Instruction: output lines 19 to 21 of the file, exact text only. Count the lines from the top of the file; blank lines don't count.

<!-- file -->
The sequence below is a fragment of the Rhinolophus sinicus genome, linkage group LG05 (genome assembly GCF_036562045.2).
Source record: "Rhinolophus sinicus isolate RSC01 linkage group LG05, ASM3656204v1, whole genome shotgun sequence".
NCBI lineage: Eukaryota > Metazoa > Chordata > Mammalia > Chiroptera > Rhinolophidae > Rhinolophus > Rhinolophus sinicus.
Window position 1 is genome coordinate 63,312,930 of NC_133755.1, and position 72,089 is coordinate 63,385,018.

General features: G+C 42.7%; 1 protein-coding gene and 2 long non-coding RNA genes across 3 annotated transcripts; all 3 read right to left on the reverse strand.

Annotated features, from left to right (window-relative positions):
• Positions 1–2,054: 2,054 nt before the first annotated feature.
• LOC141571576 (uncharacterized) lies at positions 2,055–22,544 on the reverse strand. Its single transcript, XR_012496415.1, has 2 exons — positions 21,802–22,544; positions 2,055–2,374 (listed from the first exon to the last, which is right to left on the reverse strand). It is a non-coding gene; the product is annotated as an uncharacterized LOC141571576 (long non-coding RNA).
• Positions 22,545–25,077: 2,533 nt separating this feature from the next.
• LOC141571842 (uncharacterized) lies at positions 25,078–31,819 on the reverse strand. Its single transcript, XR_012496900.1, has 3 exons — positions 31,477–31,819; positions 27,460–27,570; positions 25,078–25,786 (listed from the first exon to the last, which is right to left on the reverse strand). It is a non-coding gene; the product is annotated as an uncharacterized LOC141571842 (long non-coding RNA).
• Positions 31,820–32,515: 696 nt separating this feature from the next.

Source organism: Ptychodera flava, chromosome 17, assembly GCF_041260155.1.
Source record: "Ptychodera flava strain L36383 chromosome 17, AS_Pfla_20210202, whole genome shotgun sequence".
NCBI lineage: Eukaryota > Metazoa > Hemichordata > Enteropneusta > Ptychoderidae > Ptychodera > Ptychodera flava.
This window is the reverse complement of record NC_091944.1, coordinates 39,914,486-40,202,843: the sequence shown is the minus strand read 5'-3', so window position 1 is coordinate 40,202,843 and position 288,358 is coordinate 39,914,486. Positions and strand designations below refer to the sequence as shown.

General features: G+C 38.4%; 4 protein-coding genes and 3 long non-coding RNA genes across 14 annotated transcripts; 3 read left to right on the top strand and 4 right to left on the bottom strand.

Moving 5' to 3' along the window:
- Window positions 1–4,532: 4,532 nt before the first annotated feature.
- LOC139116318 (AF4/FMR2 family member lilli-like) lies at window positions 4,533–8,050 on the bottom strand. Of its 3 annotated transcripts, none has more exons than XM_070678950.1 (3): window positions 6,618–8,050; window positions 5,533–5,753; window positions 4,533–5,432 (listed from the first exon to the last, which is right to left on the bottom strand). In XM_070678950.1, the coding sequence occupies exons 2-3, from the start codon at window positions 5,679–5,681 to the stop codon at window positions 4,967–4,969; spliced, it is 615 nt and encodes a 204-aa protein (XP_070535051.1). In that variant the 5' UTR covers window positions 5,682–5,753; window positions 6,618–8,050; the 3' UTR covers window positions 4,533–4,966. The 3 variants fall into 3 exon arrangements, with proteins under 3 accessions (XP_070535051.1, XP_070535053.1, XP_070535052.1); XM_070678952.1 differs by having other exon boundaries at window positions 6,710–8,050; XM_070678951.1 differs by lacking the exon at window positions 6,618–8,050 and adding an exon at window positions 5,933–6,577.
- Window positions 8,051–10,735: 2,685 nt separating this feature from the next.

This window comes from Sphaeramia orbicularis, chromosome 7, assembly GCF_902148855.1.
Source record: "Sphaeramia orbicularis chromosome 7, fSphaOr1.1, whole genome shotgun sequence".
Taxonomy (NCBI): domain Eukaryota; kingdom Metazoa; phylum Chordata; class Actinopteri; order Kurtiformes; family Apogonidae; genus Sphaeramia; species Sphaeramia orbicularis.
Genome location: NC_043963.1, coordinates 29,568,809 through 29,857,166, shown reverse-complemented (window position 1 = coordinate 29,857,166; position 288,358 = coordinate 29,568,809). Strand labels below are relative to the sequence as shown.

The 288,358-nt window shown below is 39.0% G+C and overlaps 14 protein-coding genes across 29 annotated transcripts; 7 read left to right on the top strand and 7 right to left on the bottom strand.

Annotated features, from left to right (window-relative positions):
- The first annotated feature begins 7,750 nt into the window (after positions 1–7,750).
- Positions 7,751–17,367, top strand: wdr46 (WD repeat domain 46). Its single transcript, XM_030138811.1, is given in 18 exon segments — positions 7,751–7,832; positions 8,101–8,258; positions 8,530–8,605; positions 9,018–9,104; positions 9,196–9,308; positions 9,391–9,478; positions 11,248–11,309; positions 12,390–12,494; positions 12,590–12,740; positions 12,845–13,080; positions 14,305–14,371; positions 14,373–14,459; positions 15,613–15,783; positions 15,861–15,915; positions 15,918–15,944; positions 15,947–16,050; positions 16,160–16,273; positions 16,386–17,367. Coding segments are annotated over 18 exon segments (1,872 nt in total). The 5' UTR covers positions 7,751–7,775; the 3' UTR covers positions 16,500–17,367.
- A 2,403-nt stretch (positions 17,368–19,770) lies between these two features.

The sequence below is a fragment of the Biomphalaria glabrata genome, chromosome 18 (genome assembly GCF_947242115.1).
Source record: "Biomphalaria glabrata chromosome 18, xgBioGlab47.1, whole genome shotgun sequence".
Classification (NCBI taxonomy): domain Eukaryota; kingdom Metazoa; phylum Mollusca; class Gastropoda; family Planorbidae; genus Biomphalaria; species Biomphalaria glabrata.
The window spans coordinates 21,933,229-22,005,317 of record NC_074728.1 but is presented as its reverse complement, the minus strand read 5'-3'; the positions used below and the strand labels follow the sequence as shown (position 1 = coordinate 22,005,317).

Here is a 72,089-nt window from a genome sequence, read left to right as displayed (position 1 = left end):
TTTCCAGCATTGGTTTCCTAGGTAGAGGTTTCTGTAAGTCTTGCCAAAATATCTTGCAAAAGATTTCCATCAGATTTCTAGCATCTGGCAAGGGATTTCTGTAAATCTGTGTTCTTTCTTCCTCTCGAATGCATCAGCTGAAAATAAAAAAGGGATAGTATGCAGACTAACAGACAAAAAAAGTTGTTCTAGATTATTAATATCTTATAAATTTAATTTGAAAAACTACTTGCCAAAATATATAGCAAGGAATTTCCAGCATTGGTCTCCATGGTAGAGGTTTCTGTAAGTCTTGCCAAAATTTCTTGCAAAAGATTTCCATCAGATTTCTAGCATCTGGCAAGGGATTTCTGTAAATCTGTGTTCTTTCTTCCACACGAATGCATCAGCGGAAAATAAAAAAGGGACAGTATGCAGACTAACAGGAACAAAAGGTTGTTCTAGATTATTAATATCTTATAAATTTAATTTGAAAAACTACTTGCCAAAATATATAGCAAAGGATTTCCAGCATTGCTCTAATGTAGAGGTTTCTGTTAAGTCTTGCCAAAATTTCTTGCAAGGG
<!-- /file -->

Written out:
- LOC139116318 (AF4/FMR2 family member lilli-like) lies at window positions 4,533–8,050 on the bottom strand. Of its 3 annotated transcripts, none has more exons than XM_070678950.1 (3): window positions 6,618–8,050; window positions 5,533–5,753; window positions 4,533–5,432 (listed from the first exon to the last, which is right to left on the bottom strand). In XM_070678950.1, the coding sequence occupies exons 2-3, from the start codon at window positions 5,679–5,681 to the stop codon at window positions 4,967–4,969; spliced, it is 615 nt and encodes a 204-aa protein (XP_070535051.1). In that variant the 5' UTR covers window positions 5,682–5,753; window positions 6,618–8,050; the 3' UTR covers window positions 4,533–4,966. The 3 variants fall into 3 exon arrangements, with proteins under 3 accessions (XP_070535051.1, XP_070535053.1, XP_070535052.1); XM_070678952.1 differs by having other exon boundaries at window positions 6,710–8,050; XM_070678951.1 differs by lacking the exon at window positions 6,618–8,050 and adding an exon at window positions 5,933–6,577.
- Window positions 8,051–10,735: 2,685 nt separating this feature from the next.

This window comes from Sphaeramia orbicularis, chromosome 7, assembly GCF_902148855.1.